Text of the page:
Dr Wanda Wallace [00:28:12] And I think once you explain that to women and once you show them how to do it in, once you say, yes, everybody suffers from confidence when you're out of your comfort zone and it's not so much fake it as it is. Here's how you do it. Here's how you move from one to the next. Yeah. Is there any one thought that you would particularly like our audience to take away from this conversation? Well, the main thing is I want people to get out as a general description and discussion and assumptions that we know.
Dr Wanda Wallace [00:28:43] We have a mythology around leadership, around the leader as hero, the authentic leader who knows everything. When we it's just so baked into our thinking about this knowledge and content that we want people to go back and re-examine that, re-examine for yourself, re-examine for your organization, re-examining for your development agenda. I think that's the really big thing on Wallace.
Dr Wanda Wallace [00:29:07] Thank you very much. It's a pleasure, as always.
Gillian Pillans [00:29:15] Let's take a moment to recap the key messages of my conversation with Wanda first. The key to mastering the transition from expert to spanning leadership is to understand what's different. You have to work out where your value as a leader comes from, the unique contribution that you make. It's much easier to identify when you're leading from a position of expertise, but when you're a standing leader, it's about enabling others, which requires a different mindset. You also need to be clear about what work you'll actually be doing as this is different to work that's driven by content knowledge and you have to understand how you need to interact differently with subordinates. Peers and bosses know your added value comes from the ability to ask questions, coached people and make connections. Bringing this all together, you need to develop the capacity to recognize when you're required to lead from a position of expertise and when spanning is required so you can develop the ability to switch your behaviour to suit the demands of different situations. Second, looking at the implications for leadership development, we need to make sure our approaches to developing leaders recognize the particular challenges of managing this transition.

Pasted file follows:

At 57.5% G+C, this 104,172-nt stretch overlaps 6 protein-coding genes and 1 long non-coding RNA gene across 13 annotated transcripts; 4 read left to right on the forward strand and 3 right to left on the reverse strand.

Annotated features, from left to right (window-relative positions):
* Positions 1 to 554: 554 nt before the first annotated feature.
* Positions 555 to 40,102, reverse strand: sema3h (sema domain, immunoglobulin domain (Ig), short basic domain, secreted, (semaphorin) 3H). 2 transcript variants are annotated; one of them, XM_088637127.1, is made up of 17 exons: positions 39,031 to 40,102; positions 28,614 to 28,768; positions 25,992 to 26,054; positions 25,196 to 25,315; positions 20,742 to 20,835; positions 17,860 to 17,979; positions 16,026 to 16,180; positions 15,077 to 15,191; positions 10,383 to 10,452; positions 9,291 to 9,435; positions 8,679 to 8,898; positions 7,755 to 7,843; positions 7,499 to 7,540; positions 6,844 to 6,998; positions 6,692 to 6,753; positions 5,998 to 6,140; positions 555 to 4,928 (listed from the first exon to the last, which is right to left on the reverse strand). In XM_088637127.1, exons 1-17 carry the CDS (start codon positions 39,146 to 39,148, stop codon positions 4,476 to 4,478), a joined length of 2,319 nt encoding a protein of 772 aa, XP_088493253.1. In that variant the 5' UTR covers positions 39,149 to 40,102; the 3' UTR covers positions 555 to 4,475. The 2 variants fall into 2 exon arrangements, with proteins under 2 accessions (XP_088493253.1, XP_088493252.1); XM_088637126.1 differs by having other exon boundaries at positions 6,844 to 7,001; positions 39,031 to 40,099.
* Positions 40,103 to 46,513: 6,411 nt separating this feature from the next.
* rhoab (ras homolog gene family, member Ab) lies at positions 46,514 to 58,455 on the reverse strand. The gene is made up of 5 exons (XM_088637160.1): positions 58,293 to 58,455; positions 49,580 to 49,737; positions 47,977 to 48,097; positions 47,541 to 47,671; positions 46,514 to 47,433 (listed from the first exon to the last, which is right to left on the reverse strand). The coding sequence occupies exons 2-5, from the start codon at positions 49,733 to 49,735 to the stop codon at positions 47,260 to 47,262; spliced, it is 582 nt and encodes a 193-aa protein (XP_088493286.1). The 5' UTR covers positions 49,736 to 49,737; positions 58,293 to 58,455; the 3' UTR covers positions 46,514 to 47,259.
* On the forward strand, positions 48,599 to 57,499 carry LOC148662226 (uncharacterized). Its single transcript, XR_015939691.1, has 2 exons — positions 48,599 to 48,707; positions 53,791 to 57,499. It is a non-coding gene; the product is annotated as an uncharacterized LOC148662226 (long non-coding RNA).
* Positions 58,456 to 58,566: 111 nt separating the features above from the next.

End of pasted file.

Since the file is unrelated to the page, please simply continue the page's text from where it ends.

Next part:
Gillian Pillans [00:30:26] Often we aren't having enough honest conversations with leaders about how the balance between expertise and spanning will evolve as they progress and how they can acquire the necessary skills.
Gillian Pillans [00:30:38] Leadership development professionals can make the scale of the task explicit by identifying where in the organization these critical challenges are happening, who and how many people are affected, and to provide resources to support these leaders. Finally, one does, but you can't know it all.
Gillian Pillans [00:30:56] Leading in the age of deep expertise is packed with practical tools and suggestions about how to put these ideas into practice. My thanks again to wonder for taking the time to sit down with us today.
Gillian Pillans [00:31:12] You've been listening to the series cast with me, Gillian Pillans, research director at CRF. You can find out more on our website at W W W Dot C R Forum dot co dot UK. Follow us on Twitter at C underscore our underscore forum or join the CRF group on LinkedIN. Bye for now and thanks for listening.